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Life Experiences Motivate Local Hospice Volunteers

A retired dentist, former financier and college student discover that assisting the infirmed and terminally ill enhances their own lives.

To comfort the dying, engage a person with dementia in a meaningful conversation, or provide respite to a long-term caregiver takes heart and a degree of selflessness that is rare these days. Perhaps.

But it seems in Hamilton-Wenham these qualities are easy to come by. Of the 400 volunteers for Hospice of the North Shore and Greater Boston, 21 of them hail from Hamilton and Wenham.

The words illness, pain and death elicit fear and dread for most. So what is it that compels some to address these dark facts of life head-on, with courage?

Hospice volunteer Fred Mackenzie, a retired dentist who has lived in Hamilton with his wife for 35 years, gives a straightforward answer; “A person has no choice of where they come from but I’ve been lucky, I can’t complain. So I figured it was time to give something back.”

Susan Moniz, who recently completed the 16 hour, five week hospice training provided to all volunteers, shared the sentiment but gave a different answer.

“My father died in hospice care in 2008 and it was really kind of special," she said. "Hospice makes it as comfortable as possible.”

Explaining further she added, “I also lost a brother to AIDS in 1987. I wish I knew more then. After my father died I thought ‘well this (hospice) makes sense’. I firmly believe that no one should die alone."

For Moniz’s daughter Kellyann, who joined her mother in the training, the reason is possibly even more personal. Having struggled through intense emotional trauma following the death of Wenham teenager Gabe Pacione, a former boyfriend, in a car crash in 2008, she is now interested in pursuing grief training.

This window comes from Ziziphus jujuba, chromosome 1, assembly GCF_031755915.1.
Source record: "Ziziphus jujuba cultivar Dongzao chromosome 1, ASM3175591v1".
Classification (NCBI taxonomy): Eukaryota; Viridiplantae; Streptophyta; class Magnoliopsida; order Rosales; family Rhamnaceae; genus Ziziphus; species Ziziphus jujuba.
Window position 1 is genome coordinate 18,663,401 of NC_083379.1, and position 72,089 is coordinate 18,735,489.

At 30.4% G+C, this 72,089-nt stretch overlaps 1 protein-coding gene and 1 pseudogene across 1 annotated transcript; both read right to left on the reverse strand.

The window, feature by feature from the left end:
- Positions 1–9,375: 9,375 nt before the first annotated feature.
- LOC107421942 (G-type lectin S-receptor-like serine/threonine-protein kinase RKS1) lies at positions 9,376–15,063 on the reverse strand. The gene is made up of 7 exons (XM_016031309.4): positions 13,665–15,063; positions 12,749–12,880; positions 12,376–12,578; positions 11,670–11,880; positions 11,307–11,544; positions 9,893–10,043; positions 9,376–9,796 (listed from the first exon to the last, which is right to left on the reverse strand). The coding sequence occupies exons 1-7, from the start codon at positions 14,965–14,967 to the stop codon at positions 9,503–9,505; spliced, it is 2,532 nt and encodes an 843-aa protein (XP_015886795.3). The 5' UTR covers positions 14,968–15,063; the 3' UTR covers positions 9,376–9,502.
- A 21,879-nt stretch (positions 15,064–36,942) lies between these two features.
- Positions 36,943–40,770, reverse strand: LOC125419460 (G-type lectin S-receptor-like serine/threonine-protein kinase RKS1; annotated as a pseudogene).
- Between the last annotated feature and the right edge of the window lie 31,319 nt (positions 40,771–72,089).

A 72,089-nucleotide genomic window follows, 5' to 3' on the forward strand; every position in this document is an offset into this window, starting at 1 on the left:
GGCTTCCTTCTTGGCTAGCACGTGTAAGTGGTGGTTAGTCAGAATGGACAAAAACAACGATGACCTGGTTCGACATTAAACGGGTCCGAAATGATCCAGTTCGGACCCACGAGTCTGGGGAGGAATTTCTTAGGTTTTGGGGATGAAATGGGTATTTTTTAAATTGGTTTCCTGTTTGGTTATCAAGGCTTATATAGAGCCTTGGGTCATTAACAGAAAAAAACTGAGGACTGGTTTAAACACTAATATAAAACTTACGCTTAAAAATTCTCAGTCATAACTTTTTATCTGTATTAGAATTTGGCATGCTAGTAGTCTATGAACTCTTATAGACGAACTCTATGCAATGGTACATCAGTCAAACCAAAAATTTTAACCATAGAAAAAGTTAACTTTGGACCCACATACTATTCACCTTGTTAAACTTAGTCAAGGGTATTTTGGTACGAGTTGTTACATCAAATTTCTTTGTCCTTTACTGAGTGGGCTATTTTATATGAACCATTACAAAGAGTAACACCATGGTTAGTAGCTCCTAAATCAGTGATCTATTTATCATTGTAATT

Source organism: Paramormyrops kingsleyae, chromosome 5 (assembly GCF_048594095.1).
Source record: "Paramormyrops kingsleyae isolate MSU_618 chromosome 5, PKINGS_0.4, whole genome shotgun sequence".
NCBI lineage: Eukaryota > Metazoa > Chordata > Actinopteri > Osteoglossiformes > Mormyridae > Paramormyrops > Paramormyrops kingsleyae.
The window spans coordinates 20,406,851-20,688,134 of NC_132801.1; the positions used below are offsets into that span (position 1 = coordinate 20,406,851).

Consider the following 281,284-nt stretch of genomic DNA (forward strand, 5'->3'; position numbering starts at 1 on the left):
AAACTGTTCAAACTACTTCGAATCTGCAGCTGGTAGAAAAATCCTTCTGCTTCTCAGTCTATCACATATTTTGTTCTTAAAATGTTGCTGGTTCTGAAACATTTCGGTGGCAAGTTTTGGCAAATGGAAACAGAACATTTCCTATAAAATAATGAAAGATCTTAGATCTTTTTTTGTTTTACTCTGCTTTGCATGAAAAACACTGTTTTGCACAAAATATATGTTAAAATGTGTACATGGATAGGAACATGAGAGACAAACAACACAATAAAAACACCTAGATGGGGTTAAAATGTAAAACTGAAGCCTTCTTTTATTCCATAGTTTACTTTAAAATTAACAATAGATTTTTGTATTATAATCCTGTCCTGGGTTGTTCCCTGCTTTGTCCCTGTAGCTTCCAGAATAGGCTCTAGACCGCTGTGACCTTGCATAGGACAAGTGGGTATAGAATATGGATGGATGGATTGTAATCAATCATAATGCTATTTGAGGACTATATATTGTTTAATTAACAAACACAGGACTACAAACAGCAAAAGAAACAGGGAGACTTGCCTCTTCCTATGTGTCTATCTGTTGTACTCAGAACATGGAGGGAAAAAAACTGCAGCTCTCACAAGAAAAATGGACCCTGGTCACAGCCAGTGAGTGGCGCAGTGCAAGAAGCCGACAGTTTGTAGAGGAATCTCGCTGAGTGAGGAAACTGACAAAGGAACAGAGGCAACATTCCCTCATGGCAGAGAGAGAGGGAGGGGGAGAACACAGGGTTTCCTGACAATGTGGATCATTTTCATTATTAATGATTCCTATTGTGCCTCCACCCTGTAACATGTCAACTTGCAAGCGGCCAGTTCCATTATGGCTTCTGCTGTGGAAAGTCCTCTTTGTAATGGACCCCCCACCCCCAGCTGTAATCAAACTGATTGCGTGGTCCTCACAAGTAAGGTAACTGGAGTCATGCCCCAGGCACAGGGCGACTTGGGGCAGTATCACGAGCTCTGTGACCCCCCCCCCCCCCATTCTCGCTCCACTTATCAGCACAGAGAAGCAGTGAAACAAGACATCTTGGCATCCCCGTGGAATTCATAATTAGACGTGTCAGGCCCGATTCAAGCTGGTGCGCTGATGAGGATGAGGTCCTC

“Gabe and I went out for two years," she said. "I was a freshman in college and he was a senior in high school. We broke up in July and he died in August. It happened two weeks before I was going back to school.”

In describing what she went through, Moninz explained that guilt accompanied her grief.

“I was alone a lot in my grief because I was unique (in part) because I wasn’t family. And people didn’t necessarily understand," she said. "They expected me to go back to school. But I didn’t, I withdrew.”

Several years later, after going through counseling, a great deal of self-examination, and reading of books on grief by authors including Elizabeth Kubler Ross ("On Grief and Grieving: Finding the Meaning of Grief Through the Five Stages of Loss") and Mitch Albom ("Tuesdays With Morrie"), Moniz says she is no longer afraid of death. Instead she has come to understand that, “Death is a huge opportunity to learn about life.”

Seeking growth and learning on her own - away from school - took Moniz to an 81 day Outward Bound experience, and to Brazil on a Hunter College program. But not since she had signed up with a Service Trip to Guatemala while a sophomore in high school had she had done any volunteering. It was her mother’s idea to volunteer with Hospice.

Reflecting on the decision to join, Moniz admitted to being ‘wishy-washy’ at first. But, said, her voice strenthening, “after I thought it through I thought - why wouldn’t I?”

Information about volunteering with Hospice of the North Shore and Greater Boston can be found on its website.

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